This council was filled by members of the aristocracy, and Carthage remained dominated by a closed group of powerful families down to the end of its independent existence.
There was also a popular assembly, which at times made its views felt in a decisive way. Nevertheless it was the factional struggled between the leading families which provided the meat of Carthaginian politics. In the 3rd century the Barcid family came to the fore, and provided many of the generals, including Hannibal, who fought against Rome.
Carthage’s army was built around a core of Carthaginian and Berber troops recruited from the city’s home territory in North Africa. However, these were greatly outnumbered by foreign mercenaries, fighting in their own national units. Spaniards and Gauls probably formed the majority of these. They were used especially in wars fought overseas.
The Carthaginian cavalry was composed chiefly of Berber mercenaries fighting n horseback, but it famously included a corps of elephants. These were drawn from elephant populations native to North Africa (which have been extinct since Roman times, thanks to the popularity of animal games in amphitheaters). These elephants were effective at frightening the enemy, but as the Romans showed, once tactics had been developed to deal with them, they proved to be more of a liability than an asset.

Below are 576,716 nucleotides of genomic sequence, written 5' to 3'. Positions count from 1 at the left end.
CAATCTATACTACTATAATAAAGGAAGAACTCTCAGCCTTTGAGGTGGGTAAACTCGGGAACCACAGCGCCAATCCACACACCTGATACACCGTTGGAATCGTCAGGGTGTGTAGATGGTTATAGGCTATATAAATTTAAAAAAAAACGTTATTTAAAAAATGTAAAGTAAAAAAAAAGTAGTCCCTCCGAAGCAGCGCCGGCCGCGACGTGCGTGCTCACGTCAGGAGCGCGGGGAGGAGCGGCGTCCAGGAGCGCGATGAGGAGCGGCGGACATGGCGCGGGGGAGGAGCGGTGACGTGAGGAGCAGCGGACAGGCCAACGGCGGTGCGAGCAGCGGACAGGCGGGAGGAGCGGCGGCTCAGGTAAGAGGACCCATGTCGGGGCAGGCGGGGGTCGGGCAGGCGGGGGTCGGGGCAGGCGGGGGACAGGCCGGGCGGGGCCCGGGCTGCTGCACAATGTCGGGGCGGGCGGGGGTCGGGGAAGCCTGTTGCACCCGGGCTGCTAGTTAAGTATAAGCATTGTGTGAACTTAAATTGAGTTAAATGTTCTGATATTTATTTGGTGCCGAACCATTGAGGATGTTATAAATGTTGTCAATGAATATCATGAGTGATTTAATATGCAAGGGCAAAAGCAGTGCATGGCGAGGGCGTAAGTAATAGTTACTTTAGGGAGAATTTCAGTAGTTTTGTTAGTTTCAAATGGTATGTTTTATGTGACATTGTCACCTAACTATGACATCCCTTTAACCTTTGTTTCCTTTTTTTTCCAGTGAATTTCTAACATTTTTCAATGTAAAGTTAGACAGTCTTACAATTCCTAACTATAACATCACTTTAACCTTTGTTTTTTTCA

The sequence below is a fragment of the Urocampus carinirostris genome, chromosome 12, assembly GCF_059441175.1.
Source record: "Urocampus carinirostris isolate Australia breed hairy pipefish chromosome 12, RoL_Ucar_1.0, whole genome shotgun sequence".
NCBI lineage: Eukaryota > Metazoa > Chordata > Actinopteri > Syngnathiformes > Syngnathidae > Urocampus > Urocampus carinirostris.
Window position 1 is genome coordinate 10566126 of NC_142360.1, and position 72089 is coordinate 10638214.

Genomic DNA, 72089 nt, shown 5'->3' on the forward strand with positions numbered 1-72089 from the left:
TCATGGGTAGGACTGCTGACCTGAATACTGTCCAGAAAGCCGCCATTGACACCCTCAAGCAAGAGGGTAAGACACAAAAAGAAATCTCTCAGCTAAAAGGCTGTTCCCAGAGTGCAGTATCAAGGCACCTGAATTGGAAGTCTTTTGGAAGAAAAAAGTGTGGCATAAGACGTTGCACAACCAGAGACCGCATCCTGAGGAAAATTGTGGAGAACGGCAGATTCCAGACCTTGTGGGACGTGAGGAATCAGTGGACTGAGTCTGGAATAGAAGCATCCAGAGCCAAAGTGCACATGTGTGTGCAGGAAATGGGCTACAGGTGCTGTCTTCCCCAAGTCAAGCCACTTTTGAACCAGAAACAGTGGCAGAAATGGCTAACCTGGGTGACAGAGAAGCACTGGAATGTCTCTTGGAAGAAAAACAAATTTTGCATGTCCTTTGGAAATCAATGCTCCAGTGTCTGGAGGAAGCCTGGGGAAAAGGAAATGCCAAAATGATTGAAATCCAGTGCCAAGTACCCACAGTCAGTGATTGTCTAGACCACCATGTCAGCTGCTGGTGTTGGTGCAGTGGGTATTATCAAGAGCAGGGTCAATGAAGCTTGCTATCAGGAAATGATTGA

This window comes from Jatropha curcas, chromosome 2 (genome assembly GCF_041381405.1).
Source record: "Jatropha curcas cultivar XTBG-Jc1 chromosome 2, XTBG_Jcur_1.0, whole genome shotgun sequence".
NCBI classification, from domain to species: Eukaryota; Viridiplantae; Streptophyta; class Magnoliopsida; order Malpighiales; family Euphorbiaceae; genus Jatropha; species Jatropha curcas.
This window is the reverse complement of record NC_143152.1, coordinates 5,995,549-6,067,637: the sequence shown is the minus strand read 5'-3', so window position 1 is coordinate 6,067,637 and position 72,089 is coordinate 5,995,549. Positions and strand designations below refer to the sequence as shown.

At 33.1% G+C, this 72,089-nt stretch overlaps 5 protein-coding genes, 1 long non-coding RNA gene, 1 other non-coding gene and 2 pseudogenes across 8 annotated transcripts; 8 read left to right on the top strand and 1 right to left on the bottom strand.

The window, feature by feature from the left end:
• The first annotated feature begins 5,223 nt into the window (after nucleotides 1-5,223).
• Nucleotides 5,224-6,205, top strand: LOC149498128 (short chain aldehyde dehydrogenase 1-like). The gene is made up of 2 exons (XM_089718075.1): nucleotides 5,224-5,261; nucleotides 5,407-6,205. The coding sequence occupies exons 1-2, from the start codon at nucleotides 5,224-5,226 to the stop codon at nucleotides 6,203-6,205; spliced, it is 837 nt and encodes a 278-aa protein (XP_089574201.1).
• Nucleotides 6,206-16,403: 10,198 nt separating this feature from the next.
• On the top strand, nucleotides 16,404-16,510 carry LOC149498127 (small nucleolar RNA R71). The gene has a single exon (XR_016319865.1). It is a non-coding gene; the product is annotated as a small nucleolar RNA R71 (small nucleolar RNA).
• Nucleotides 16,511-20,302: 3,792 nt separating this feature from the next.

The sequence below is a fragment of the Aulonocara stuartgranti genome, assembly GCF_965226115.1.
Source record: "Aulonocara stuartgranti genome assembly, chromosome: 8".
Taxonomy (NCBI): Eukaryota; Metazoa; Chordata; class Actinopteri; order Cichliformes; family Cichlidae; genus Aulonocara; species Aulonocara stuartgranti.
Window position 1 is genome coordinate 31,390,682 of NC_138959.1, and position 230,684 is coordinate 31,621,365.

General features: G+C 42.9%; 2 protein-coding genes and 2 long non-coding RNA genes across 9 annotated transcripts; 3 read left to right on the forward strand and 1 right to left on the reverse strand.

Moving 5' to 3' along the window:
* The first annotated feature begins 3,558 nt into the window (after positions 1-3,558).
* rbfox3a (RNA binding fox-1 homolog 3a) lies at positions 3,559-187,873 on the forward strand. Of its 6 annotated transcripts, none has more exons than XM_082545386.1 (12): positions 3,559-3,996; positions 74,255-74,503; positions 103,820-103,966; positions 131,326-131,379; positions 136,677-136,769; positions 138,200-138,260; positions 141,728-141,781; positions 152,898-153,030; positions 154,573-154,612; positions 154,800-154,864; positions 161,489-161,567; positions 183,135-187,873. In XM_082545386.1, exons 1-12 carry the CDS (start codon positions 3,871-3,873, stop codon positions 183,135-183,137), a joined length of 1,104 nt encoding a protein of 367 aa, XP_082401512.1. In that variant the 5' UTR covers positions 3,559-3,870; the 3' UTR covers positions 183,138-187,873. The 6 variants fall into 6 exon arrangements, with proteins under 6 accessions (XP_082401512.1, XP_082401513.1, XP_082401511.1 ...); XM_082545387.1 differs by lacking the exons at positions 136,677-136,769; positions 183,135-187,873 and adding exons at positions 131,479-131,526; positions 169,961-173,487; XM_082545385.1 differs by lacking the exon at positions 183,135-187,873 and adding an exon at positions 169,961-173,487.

During the wars with the Greeks, Carthage became probably the most powerful naval power in the ancient world. The city-state maintained a fleet of more than 300 galleys, which were manned mainly by Carthaginian citizens rather than foreign mercenaries. These developed a reputation for skilled seamanship and maneuver.
Carthaginian religion was that of their Phoenician forebears. This was a branch of the polytheistic religion of the ancient Canaanites. It was polytheistic, in which worship of the goddess Tanit and her consort, Ba’al Hammon, were prominent.
As with the Canaanites, the Carthaginians seem to have practiced child sacrifice, sometimes on a large scale, especially at times of crisis.